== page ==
'Miss Fisher's Murder Mysteries' Season 1, Episode 7 Recap: "Murder In Montparnasse"

(Photo via Acorn TV)

In its seventh episode, Miss Fisher's Murder Mysteries abandons the seemingly-unrelated cold open for a round at the pub with Bert. He's drinking it up with his war vet pals Thommo (Chris Davis) and Ronnie Cliff (Ben Prendergast). But tragedy strikes when Thommo is deliberately hit by a car. Robinson and Collins focus their investigation on Thomo's tiff with Ronnie just before they left the bar, much to Bert's irritation. But then the vehicle turns out to be a blue Rolls, owned by local bookie Hector Chambers (Vince Colosimo), who recently fleeced the three of them.

Robinson: Ah Miss Fisher. I was wondering when Bert would roll in the heavy artillery.

For once, Miss Fisher's not there to help investigate. She's had a surprise guest turn up from Paris, Véronique Sarcelle (Linda Cropper). Her late husband, Pierre, always wanted to come to Australia, she claims that's why she's visiting. She admits she had to sell his paintings in the wake of his death. Phryne, it turns out, has two in her collection, one of which surprises Véronique. It's a nude Pierre painted of Phryne in 1919, his last painting, and best work. Phryne bought it through a dealer after he died, and she won't give it up. But she's all too happy to give Véronique the other one, ordering Mr. Butler to wrap it up.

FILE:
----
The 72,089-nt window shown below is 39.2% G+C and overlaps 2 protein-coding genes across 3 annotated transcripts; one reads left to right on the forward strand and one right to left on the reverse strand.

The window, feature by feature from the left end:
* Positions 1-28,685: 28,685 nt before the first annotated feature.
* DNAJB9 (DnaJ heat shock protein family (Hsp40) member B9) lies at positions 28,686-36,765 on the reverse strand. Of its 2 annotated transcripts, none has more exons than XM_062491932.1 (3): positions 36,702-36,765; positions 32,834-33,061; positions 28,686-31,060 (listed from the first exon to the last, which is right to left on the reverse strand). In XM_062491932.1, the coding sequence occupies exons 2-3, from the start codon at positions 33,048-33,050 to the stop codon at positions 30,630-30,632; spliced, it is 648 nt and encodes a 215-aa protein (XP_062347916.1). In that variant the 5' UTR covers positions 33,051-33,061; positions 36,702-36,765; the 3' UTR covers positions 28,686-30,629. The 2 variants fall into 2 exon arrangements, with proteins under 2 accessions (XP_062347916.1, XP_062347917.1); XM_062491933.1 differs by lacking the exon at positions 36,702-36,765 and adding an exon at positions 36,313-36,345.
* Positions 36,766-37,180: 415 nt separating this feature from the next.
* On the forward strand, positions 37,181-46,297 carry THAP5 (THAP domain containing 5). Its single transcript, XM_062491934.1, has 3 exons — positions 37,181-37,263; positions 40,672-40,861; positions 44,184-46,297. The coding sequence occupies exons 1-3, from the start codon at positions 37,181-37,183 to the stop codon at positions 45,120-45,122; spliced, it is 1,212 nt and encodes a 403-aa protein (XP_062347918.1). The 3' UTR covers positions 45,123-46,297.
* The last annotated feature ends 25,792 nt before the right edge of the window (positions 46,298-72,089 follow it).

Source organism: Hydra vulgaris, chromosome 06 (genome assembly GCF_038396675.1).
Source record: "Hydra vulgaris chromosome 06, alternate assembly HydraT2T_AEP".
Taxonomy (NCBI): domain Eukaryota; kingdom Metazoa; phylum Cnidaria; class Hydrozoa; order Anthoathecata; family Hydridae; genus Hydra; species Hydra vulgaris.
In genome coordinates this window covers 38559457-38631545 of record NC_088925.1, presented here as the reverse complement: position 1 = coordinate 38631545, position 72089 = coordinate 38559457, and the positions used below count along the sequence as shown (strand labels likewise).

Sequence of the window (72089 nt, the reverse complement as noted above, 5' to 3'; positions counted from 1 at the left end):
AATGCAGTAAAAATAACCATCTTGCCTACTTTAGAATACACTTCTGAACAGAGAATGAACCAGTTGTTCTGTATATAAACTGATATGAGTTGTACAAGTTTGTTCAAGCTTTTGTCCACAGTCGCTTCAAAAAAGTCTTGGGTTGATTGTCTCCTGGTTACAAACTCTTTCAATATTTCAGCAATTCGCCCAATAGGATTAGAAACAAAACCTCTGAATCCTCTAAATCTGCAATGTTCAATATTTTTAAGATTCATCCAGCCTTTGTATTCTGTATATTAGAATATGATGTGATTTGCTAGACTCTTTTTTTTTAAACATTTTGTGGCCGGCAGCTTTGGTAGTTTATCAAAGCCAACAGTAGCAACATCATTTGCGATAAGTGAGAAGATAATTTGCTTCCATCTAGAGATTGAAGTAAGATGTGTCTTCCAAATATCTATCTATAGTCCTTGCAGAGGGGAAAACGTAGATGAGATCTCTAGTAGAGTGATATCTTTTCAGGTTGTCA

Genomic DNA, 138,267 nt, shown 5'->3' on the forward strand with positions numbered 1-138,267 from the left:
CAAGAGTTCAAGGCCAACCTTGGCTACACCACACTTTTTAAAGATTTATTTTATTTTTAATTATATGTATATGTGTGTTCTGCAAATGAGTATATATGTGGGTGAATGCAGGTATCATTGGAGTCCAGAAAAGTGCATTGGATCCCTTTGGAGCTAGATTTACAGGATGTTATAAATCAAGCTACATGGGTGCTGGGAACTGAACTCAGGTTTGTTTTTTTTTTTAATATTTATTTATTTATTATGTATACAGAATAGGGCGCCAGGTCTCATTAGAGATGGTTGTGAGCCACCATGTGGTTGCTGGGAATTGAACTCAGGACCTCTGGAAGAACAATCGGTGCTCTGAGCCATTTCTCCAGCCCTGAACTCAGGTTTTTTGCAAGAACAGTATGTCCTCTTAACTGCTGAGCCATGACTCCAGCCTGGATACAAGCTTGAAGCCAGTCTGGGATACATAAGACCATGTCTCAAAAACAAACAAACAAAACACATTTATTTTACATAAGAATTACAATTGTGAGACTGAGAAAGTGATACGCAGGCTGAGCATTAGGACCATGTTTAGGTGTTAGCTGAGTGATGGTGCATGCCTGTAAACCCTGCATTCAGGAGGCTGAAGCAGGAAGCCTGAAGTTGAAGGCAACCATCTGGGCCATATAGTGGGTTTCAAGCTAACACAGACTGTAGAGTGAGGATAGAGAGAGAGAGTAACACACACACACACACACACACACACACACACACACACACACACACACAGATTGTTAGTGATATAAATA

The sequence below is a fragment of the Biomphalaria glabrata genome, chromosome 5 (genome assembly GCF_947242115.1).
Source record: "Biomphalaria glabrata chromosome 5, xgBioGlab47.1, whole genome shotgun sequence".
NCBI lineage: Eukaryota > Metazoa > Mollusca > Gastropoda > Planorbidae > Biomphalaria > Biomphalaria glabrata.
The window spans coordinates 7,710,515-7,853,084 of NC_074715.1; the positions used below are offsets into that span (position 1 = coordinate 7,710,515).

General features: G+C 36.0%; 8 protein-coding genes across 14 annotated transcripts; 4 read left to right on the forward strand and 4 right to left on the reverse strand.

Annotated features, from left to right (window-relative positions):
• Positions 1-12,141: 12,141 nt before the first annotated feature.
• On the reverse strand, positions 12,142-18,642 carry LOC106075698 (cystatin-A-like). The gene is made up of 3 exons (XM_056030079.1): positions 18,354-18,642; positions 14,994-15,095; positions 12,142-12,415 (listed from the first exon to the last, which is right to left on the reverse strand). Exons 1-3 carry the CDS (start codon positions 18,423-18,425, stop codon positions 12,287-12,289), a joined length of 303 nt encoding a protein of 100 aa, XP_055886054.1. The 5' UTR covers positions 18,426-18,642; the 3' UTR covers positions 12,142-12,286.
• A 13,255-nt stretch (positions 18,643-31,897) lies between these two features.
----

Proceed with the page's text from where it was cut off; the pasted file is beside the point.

Miss Fisher then takes Véronique to lunch at a recreated French cafe run by Anatole (Renaud Jadin), who recognizes her guest immediately. Véronique and her late husband were regulars at his Paris cafe. As he reminisces, he mentions reading recently the French police had reopened the inquiry into Pierre's death, and he hopes they find the man who did it. It will surprise no one Pierre did not die of natural causes. (He was pushed under a train.) Phryne is surprised Véronique did not seen fit to mention this and asks if she can help. Véronique refuses, saying the past is the past.

(Photo via Acorn TV)

The past may be the past, but Véronique's reappearance does stir up old memories for Phryne, including René Dubois (Peter O'Brien), who Phryne met while modeling for Sarcelle. (Not that French artist René Dubois, this one was into the Cubism and Surrealism movements made famous by Picasso. He was also very into Phryne.) Unfortunately, Véronique doesn't stay to stir up more, first standing up Phryne for dinner, and then disappearing from the Seaside Hotel altogether. Meanwhile, a man breaks into the Fisher home and steals the other Sarcelle.

Thommo dies of his injuries, making his hit-and-run a murder inquiry. As Bert and Cec hire Fisher to solve their friend's murder, Robinson and Collins hit up Chambers for questioning. Chambers claims his car was stolen by "a foreigner." Meanwhile, poor Collins stops by hoping to take Dot out on a date, only to be turned down. (Her Catholic priest told her to stop seeing Collins, kissing a protestant is deeply unacceptable apparently.) Despite this setback, Collins is helpful for both Fisher's cases. A female passenger name Sarcelle was registered traveling to Australia via steamer with her husband. (Fisher is shocked to learn Véronique remarried.) As for the Rolls, it hit a couple of other things as it fled the scene.